The shift towards cloud computing continues its rapid pace across the globe. And the business benefits, such as the reduction in the cost of managing and maintaining your IT systems, provide clear and compelling reasons why this shift continues its momentum.
However, while the business benefits are obvious, research conducted by Palo Alto Networks shows that “…70 percent of cybersecurity professionals working in large organisations across Europe and the Middle East say that a rush to the cloud is not taking full account of the security risks.”.
Despite the advantages cloud computing provides, it comes with an added vulnerability if data is stored incorrectly or if the provider’s own security is compromised. To mitigate these risks, organisations will need to guarantee that their cloud security strategy keeps up with the pace of this growth, which is proving incredibly challenging, according to the results of this survey.
Furthermore, while security experts admit they must do more to match the pace of business on the cloud, security is too seen as a business inhibitor when new applications and services are adopted. This forms part of the misalignment between security professionals and the rest of the business when it comes to the cloud and security issues.
As organisations continue to shift to the cloud, the Palo Alto Networks report also found that less than 15% of cybersecurity experts felt they were able to maintain a consistent, enterprise-class cybersecurity across their cloud(s), networks and endpoints. Furthermore, security professionals felt under-consulted on cloud security, and believe they should have more control.
The inability for cybersecurity experts to keep pace with the shift to the cloud should be cause for concern for all industries. For instance, asset-centric industries such as manufacturing, energy, utilities and healthcare incorporate technology directly into their real-time production and operational processes. Conversely, information-centric organisations such as banks and insurance companies use modern digital technologies and processes in digital business initiatives. Therefore, no matter the type of business, the need for effective cybersecurity measures in the cloud are critical to ensuring vulnerabilities are managed and incidents are addressed quickly.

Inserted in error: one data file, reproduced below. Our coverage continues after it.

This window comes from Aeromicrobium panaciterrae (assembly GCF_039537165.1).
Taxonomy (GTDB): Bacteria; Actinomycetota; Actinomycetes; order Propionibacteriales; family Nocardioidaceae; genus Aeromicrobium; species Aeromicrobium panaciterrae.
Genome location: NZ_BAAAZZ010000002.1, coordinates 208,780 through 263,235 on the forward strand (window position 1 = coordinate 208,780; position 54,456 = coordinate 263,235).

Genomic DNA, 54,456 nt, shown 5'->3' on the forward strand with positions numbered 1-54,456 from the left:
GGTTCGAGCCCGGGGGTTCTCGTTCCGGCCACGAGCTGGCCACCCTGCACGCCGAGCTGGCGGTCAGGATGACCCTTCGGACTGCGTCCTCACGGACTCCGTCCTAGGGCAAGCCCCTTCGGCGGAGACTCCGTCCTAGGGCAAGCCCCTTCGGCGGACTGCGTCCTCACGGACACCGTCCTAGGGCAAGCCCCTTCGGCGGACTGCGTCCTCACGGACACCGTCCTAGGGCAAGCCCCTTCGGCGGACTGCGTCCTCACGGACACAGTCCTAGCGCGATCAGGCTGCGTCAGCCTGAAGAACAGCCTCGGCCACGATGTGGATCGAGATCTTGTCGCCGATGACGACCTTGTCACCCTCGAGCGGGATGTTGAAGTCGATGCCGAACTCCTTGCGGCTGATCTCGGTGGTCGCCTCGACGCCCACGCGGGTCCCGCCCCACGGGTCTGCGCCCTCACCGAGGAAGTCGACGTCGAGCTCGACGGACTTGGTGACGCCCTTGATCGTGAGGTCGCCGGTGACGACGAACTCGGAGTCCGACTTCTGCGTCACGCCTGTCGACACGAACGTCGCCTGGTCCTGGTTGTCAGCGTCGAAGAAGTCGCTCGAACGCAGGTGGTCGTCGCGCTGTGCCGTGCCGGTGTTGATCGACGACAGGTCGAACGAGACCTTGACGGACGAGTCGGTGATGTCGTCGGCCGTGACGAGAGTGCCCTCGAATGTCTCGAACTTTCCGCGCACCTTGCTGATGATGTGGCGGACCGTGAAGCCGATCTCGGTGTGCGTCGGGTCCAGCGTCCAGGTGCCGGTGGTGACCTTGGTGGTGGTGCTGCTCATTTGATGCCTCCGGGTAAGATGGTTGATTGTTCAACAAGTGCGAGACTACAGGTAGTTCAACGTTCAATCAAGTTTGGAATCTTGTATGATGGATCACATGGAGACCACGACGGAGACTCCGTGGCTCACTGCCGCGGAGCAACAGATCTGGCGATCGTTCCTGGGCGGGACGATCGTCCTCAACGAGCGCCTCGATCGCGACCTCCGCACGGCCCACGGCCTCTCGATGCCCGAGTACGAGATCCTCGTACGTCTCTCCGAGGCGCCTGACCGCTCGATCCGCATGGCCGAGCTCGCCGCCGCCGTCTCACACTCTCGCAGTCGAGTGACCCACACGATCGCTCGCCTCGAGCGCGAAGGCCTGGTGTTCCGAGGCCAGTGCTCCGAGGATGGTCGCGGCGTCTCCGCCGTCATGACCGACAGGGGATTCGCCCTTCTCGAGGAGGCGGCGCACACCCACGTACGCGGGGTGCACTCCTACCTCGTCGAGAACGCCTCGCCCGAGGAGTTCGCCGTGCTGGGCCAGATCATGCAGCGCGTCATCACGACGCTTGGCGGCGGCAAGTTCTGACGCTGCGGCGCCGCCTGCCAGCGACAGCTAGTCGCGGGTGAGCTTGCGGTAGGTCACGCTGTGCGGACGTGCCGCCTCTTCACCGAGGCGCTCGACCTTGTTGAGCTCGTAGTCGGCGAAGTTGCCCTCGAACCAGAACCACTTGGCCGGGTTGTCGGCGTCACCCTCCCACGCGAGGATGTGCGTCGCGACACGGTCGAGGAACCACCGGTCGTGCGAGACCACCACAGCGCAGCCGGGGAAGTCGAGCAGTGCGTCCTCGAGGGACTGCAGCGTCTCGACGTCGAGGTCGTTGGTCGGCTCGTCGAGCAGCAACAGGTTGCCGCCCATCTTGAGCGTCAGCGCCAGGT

One of the ways organisations can better support cybersecurity experts is to educate their organisation as to why cybersecurity initiatives and processes provide a benefit, rather than a hindrance, when new cloud software or applications are used. This starts with the most senior leaders in an organisation supporting their cybersecurity team in maintaining firm and consistent control over cybersecurity across all environments.
And as security risks increasingly become a concern for CEOs, cybersecurity professionals need to be ready to communicate risks in a C-suite language that business people can understand, and to use their unique perspective to drive change that creates real business value.
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